Every year on October 1, there is an event called International Coffee Day. Coffee beans have traveled daily from tropical Africa to the breakfast mugs of homes all over the world for more than 600 years, and their preparation for consumption is a fantastic illustration of metamorphosis. Coffee has been prepared by humanity for a variety of uses, including drinks, candies, medicines, and even as money in certain early cultures. Whatever form it takes, coffee can give you energy, warmth, refreshment, keep you awake, and even let you catch up with loved ones.
International Coffee Day
History of World Coffee Day
Coffee was discovered in Africa and is said to have its origins in Ethiopia, according to historical documents. A herd of goats began behaving abnormally, almost like they were dancing, about the year 700 AD. When their owner Kaldi noticed that they were consuming a type of red bean, she came to the conclusion that this was the root of their behavior. The monk asked Kaldi to give him something that would help him stay awake while praying all night, but another myth says that the monk refused and tossed the beans into the fire, where the delicious aroma emanated from it. In the 15th century, coffee suddenly began to spread over the north into Yemen, where the beans under the name “Mocha” arrived. They quickly gained popularity as “wine of Araby” in Egypt, Persia, and Turkey, and “Schools of the Wise” coffee shops began to appear.
Following Arabia’s role as the industry’s gatekeeper, Southern India started to grow a lot of coffee thanks to these beans. When coffee first arrived in Europe in 1560, it gained popularity swiftly before Pope Clement VIII declared it to be diabolical. After examination, he accepted the drink’s grandeur by baptizing it and dubbed it a Christian beverage. The beans followed the wave of colonialism and ended up in America as the 1600s progressed and coffee cafes appeared all throughout Europe. The “International Coffee Organization” officially proclaimed October 1 as International Coffee Day in 2014, marking the long-overdue occasion to celebrate coffee as a beverage and bring attention to the situation of coffee growers. They quickly became well-known as “wine of Araby,” and coffee shops with the name “Schools of the Wise” started popping up throughout Egypt, Persia, and Turkey.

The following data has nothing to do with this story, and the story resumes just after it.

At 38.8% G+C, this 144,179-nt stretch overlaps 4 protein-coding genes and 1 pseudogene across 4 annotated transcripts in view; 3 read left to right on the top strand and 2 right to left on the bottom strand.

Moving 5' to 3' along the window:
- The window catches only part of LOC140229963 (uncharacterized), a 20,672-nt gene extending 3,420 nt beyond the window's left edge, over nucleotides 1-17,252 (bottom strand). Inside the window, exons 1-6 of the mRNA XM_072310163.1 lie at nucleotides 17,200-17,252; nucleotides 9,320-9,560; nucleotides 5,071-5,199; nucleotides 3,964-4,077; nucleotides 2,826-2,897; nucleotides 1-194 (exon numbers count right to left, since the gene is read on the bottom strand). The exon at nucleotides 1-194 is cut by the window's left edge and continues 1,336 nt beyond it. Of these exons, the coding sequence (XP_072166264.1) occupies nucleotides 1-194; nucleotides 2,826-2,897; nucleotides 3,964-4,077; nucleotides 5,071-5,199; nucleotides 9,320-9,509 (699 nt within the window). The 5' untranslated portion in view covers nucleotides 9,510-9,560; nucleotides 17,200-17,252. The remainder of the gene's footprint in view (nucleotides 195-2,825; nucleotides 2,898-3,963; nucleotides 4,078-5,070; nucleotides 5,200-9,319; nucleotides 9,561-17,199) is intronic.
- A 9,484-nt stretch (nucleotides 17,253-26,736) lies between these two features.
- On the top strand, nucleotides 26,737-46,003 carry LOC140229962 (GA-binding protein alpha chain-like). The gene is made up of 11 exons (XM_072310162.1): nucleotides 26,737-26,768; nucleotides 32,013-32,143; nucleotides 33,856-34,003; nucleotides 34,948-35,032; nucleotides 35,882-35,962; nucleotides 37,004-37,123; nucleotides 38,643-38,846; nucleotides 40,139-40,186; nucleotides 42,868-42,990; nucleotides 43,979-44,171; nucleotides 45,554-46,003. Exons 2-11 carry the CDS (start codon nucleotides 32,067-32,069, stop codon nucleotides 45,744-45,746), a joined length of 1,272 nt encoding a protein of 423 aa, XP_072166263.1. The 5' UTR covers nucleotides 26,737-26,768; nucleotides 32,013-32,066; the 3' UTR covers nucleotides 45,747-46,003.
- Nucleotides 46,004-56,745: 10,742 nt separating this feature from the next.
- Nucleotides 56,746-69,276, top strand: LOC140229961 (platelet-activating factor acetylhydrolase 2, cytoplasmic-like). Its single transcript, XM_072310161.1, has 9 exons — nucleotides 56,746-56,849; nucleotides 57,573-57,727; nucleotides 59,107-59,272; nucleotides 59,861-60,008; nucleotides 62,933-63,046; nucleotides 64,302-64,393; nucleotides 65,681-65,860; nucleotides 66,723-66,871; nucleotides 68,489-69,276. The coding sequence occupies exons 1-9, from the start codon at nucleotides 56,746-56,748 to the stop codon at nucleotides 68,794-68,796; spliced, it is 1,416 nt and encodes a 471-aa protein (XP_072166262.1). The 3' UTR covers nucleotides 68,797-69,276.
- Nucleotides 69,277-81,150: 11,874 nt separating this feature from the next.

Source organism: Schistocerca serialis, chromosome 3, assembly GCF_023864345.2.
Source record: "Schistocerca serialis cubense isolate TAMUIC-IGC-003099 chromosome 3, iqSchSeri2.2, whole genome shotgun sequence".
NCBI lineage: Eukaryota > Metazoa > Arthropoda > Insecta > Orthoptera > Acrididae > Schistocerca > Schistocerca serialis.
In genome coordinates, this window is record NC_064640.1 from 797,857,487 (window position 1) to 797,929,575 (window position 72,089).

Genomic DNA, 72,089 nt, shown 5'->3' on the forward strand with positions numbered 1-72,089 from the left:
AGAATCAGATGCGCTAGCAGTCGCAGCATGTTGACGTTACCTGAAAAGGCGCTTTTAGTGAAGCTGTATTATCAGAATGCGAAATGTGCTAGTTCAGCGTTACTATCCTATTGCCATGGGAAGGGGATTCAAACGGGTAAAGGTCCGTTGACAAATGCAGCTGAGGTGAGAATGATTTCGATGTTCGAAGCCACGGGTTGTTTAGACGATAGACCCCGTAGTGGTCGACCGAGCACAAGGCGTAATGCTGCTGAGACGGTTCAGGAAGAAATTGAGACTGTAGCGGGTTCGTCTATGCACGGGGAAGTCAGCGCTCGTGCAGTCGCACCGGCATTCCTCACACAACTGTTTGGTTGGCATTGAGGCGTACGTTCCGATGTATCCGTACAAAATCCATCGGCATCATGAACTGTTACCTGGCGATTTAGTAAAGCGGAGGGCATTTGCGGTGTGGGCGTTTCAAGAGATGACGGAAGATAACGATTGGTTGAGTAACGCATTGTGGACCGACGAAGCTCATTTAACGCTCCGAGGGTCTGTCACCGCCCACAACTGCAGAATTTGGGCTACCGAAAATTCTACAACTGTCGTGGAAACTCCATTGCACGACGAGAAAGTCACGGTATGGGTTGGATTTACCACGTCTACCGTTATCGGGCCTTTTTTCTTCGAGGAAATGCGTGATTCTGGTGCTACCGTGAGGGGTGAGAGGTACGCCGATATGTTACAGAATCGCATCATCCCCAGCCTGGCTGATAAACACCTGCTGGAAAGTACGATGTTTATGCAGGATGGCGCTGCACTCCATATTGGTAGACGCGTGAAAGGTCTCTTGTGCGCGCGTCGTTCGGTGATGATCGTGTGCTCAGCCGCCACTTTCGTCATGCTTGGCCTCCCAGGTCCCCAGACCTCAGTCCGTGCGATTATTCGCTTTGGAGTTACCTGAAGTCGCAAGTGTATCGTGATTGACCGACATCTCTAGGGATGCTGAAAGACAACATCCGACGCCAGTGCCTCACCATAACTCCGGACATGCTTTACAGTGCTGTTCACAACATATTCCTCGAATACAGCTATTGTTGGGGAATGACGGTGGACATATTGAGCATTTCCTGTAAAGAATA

After that, Arabia took over as the custodian of coffee, and it was because to these beans that Southern India started to produce coffee on a huge scale. Coffee had quickly spread throughout Europe before Pope Clement VIII condemned it as diabolical in 1560. After giving it some thought, he deemed the beverage to be a Christian beverage and christened it in all its grandeur. As the 1600s went on and coffee cafés began to spring up all across Europe, the coffee beans followed the wave of colonization and ultimately ended up in America. The “International Coffee Organization” officially proclaimed October 1 as International Coffee Day in 2014, marking the long-overdue occasion to celebrate coffee as a beverage and bring attention to the situation of coffee growers.
How to celebrate International Coffee Day?
- Let’s culture ourselves. Since coffee has been a part of Human Civilization for a very long time, today is the ideal time to learn more facts about coffee culture. Learn about the significance of coffee to humanity by reading some facts and watching some films.
- Did you know that there are a ton of customs and rituals related to coffee that date back to ancient civilizations? You can use it for many different things, including as a beauty treatment, an insect repellent, compost or fertilizer, a spice for steaks and other foods, and much more.
- Make Your Own Coffee. Due to our passion for the beverage and the size of the coffee industry, there are numerous ways to make coffee. Learn how to prepare that difficult drink you typically order when you go out by becoming a barista; how to make coffee at home.
- Find out a few from numerous benefits of coffee. Learn about the best time to drink coffee.
Facts about Coffee
- Coffee lives on. Coffee drinkers have been shown in a “Harvard’s Health Publishing” study to live longer and have a lower risk of cardiovascular disease.
- Coffee is the second-largest traded good after crude oil and the second-most popular beverage in the world after water.
- Even Beethoven enjoyed a good cup of joe. It is commonly known that he used to count his beans, usually 60 per cup, before brewing the beverage.
- A berry, not a bean! Coffee beans are actually berries, however they are commonly referred to as “beans” due to their likeness.
- Caffeine is a central nervous system stimulant in medicine and psychology because its molecular structure is comparable to “adenosine,” allowing it to attach to “adenosine receptors” in the brain.
Why we like World Coffee Day?
Every culture has its own coffee customs. Every society has a culture that runs from cultivating it to cooking it, so be aware of yours and enjoy it. Coffee has been a part of humanity since ancient times. It raises awareness about the production of coffee. This holiday’s primary goals include raising public understanding of the production process for coffee and promoting safe and healthy practices that benefit both people and the environment. The central nervous system becomes more active when caffeine, a stimulant, is consumed. It enhances mental performance and might raise energy and alertness levels.
International Coffee Day Dates